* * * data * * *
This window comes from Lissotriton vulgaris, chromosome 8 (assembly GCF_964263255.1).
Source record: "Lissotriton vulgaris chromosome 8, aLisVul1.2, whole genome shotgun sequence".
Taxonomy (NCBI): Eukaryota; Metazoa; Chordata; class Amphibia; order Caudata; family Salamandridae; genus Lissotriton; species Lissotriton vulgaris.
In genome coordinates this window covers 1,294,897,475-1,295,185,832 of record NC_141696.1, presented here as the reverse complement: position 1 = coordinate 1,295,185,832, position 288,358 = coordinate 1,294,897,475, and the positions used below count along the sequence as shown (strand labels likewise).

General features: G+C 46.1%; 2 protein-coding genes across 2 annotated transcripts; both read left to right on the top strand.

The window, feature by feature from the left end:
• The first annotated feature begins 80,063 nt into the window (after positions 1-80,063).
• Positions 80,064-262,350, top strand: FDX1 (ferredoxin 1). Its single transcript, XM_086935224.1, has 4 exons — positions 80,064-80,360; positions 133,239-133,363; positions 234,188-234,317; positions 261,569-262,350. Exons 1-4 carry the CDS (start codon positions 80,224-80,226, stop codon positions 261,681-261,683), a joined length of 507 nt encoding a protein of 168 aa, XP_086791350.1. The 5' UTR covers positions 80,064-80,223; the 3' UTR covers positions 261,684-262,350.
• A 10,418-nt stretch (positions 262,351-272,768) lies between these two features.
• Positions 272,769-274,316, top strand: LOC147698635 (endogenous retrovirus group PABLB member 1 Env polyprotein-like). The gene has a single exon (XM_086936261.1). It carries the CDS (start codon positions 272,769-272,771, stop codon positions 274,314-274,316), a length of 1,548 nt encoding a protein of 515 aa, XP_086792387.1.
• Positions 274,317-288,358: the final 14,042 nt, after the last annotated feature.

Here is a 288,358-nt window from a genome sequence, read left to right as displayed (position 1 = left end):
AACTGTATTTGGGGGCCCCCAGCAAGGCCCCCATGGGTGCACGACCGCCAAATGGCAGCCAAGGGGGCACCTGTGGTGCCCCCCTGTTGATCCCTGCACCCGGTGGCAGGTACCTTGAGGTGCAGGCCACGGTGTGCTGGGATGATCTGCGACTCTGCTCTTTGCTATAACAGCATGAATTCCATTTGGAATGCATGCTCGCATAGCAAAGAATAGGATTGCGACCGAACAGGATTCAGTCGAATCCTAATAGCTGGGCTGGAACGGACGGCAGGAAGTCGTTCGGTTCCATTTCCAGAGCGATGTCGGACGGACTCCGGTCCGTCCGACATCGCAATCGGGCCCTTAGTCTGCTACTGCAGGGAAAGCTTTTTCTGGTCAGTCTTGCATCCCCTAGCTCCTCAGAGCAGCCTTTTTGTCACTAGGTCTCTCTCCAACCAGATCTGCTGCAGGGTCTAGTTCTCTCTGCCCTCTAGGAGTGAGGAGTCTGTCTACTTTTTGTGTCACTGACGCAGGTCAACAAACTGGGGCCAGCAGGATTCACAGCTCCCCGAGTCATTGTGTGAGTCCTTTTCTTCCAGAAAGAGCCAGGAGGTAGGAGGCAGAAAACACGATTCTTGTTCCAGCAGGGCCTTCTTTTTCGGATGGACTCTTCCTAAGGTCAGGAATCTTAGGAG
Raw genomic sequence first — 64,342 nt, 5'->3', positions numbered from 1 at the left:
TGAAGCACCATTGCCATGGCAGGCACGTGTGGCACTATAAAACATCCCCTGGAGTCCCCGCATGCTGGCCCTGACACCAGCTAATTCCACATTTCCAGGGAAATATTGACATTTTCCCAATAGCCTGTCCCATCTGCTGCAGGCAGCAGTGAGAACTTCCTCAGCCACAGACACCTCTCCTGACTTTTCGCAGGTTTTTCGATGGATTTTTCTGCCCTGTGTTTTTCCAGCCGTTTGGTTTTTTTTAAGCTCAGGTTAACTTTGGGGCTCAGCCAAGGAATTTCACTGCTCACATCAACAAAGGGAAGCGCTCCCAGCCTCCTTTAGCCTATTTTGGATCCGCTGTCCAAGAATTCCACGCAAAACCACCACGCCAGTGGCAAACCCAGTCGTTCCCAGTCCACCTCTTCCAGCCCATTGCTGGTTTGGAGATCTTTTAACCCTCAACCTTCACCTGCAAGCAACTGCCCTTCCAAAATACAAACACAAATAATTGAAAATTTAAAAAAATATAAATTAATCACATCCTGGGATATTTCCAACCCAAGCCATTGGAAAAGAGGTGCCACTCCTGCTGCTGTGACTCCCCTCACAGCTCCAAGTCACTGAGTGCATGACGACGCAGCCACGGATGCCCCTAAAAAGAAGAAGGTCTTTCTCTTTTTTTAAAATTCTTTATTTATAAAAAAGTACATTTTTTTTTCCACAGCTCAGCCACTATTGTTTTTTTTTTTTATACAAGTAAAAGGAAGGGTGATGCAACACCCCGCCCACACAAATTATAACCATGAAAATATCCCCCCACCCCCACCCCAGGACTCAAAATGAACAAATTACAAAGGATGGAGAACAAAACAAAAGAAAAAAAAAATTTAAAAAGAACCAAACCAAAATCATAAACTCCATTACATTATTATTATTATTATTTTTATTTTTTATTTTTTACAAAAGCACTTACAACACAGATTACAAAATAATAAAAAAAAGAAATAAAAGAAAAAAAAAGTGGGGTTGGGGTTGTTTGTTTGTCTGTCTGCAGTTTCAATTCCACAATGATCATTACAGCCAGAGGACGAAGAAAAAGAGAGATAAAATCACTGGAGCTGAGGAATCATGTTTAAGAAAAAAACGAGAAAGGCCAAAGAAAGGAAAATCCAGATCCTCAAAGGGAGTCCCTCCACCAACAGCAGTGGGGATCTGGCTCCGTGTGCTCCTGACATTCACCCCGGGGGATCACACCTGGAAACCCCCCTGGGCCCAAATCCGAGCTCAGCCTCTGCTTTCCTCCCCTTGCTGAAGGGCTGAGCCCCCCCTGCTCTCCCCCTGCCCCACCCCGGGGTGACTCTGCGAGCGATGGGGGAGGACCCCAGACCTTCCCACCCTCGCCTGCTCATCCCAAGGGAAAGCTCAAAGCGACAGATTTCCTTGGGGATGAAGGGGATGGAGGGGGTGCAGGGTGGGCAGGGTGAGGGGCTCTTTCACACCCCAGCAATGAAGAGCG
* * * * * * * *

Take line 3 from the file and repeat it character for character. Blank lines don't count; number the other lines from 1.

Taxonomy (NCBI): Eukaryota; Metazoa; Chordata; class Amphibia; order Caudata; family Salamandridae; genus Lissotriton; species Lissotriton vulgaris.